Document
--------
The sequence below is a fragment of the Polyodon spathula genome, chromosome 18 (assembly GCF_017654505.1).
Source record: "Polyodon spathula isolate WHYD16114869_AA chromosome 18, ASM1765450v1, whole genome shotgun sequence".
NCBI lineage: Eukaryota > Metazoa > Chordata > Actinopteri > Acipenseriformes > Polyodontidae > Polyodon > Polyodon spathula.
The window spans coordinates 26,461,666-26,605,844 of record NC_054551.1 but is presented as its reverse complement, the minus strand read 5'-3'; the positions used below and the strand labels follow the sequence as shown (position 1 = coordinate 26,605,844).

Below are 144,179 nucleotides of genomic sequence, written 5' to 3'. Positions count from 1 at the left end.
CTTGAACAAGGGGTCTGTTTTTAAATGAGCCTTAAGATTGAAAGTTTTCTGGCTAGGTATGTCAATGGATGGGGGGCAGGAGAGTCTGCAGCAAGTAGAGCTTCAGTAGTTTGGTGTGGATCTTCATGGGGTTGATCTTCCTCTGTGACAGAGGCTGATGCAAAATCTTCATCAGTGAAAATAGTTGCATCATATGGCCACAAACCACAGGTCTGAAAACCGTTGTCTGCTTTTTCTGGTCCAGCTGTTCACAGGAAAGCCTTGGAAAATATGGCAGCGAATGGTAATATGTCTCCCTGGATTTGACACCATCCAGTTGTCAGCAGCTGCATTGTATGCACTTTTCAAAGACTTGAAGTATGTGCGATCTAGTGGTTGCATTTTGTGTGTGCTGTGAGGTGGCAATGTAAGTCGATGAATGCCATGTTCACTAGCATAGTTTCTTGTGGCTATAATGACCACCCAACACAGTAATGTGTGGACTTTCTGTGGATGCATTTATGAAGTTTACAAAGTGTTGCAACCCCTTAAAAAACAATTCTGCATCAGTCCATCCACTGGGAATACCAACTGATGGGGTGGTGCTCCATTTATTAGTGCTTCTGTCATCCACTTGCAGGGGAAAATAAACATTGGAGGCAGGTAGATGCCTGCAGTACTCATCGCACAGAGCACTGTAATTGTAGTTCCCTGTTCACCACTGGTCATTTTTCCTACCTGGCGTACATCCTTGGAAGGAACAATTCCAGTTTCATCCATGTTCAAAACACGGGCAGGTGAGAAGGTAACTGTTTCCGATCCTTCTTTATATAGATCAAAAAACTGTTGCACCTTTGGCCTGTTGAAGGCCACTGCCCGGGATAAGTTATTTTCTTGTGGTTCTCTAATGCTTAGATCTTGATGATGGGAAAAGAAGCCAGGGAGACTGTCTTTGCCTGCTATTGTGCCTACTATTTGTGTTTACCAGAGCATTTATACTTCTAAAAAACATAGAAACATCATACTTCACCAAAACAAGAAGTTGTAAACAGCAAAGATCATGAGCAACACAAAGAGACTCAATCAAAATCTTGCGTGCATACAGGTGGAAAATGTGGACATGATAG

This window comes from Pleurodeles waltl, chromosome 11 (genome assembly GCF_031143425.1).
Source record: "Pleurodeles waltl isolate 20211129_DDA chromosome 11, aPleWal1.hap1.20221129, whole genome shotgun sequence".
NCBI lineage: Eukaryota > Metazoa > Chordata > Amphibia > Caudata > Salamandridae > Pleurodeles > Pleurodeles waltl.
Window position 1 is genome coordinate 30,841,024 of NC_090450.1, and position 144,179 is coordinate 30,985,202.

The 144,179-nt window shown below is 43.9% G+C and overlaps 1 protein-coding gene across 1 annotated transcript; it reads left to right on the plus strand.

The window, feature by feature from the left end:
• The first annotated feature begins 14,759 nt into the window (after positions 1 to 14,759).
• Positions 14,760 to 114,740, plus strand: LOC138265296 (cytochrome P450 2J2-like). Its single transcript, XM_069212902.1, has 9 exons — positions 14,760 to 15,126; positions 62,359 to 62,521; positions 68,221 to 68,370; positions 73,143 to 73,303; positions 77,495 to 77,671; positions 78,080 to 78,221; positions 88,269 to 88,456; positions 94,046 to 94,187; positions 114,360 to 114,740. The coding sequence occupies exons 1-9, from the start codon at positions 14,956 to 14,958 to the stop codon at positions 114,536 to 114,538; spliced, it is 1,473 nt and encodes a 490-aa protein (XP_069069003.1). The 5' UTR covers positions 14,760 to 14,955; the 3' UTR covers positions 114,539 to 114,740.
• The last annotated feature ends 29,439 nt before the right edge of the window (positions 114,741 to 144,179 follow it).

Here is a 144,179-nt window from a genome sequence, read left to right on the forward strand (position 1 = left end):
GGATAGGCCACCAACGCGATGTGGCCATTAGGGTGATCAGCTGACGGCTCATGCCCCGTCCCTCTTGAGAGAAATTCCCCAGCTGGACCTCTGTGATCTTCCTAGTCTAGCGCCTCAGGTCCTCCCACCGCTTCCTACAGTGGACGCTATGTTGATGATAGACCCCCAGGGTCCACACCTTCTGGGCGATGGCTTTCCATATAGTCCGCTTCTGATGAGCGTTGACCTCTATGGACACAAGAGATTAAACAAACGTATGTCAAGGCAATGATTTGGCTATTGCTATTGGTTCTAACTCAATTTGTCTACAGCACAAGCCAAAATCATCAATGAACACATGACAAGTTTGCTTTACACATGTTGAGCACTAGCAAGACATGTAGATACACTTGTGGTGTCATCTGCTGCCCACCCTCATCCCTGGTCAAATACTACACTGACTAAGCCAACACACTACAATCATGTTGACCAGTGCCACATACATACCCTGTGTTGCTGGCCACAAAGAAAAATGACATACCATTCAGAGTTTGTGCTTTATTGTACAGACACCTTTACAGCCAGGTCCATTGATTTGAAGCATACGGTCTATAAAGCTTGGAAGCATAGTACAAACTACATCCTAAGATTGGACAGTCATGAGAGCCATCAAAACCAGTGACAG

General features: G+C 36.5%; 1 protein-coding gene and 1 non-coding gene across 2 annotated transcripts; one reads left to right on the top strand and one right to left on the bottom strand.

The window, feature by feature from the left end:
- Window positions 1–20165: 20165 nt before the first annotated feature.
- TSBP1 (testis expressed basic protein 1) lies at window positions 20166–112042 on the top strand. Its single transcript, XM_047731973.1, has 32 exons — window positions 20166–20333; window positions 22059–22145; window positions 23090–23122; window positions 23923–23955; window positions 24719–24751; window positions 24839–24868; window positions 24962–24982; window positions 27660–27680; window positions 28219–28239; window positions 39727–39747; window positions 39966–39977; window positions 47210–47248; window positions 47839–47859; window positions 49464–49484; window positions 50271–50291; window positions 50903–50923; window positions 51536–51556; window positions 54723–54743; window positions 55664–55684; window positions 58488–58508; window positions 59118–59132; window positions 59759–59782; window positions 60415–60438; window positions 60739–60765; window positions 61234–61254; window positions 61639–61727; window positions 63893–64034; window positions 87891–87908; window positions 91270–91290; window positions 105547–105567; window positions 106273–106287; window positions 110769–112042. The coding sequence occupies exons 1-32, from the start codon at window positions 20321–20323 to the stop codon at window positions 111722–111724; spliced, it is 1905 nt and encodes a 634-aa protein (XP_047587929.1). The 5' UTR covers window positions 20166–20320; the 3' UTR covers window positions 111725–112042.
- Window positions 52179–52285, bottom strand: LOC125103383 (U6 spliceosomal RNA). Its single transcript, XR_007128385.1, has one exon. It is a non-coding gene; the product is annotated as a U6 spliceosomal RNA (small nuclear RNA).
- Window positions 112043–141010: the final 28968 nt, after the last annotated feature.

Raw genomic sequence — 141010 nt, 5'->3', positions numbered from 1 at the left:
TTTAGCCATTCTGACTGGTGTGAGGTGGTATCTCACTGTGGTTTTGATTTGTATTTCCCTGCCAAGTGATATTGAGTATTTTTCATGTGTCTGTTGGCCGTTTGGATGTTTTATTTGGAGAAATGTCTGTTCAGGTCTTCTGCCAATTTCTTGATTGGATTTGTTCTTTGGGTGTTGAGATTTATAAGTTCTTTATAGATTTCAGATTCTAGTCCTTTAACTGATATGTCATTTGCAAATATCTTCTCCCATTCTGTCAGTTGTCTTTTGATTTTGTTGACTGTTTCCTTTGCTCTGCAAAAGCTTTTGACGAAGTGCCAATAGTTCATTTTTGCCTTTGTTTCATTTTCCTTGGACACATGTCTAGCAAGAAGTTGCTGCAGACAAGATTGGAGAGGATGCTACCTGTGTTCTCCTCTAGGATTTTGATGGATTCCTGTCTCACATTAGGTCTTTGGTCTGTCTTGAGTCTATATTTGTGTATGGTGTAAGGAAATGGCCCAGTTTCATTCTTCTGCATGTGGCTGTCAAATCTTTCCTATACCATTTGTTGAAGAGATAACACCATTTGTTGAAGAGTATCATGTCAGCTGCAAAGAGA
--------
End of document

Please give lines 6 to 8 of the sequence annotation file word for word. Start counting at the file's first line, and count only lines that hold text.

CTTGAACAAGGGGTCTGTTTTTAAATGAGCCTTAAGATTGAAAGTTTTCTGGCTAGGTATGTCAATGGATGGGGGGCAGGAGAGTCTGCAGCAAGTAGAGCTTCAGTAGTTTGGTGTGGATCTTCATGGGGTTGATCTTCCTCTGTGACAGAGGCTGATGCAAAATCTTCATCAGTGAAAATAGTTGCATCATATGGCCACAAACCACAGGTCTGAAAACCGTTGTCTGCTTTTTCTGGTCCAGCTGTTCACAGGAAAGCCTTGGAAAATATGGCAGCGAATGGTAATATGTCTCCCTGGATTTGACACCATCCAGTTGTCAGCAGCTGCATTGTATGCACTTTTCAAAGACTTGAAGTATGTGCGATCTAGTGGTTGCATTTTGTGTGTGCTGTGAGGTGGCAATGTAAGTCGATGAATGCCATGTTCACTAGCATAGTTTCTTGTGGCTATAATGACCACCCAACACAGTAATGTGTGGACTTTCTGTGGATGCATTTATGAAGTTTACAAAGTGTTGCAACCCCTTAAAAAACAATTCTGCATCAGTCCATCCACTGGGAATACCAACTGATGGGGTGGTGCTCCATTTATTAGTGCTTCTGTCATCCACTTGCAGGGGAAAATAAACATTGGAGGCAGGTAGATGCCTGCAGTACTCATCGCACAGAGCACTGTAATTGTAGTTCCCTGTTCACCACTGGTCATTTTTCCTACCTGGCGTACATCCTTGGAAGGAACAATTCCAGTTTCATCCATGTTCAAAACACGGGCAGGTGAGAAGGTAACTGTTTCCGATCCTTCTTTATATAGATCAAAAAACTGTTGCACCTTTGGCCTGTTGAAGGCCACTGCCCGGGATAAGTTATTTTCTTGTGGTTCTCTAATGCTTAGATCTTGATGATGGGAAAAGAAGCCAGGGAGACTGTCTTTGCCTGCTATTGTGCCTACTATTTGTGTTTACCAGAGCATTTATACTTCTAAAAAACATAGAAACATCATACTTCACCAAAACAAGAAGTTGTAAACAGCAAAGATCATGAGCAACACAAAGAGACTCAATCAAAATCTTGCGTGCATACAGGTGGAAAATGTGGACATGATAG

This window comes from Pleurodeles waltl, chromosome 11 (genome assembly GCF_031143425.1).
Source record: "Pleurodeles waltl isolate 20211129_DDA chromosome 11, aPleWal1.hap1.20221129, whole genome shotgun sequence".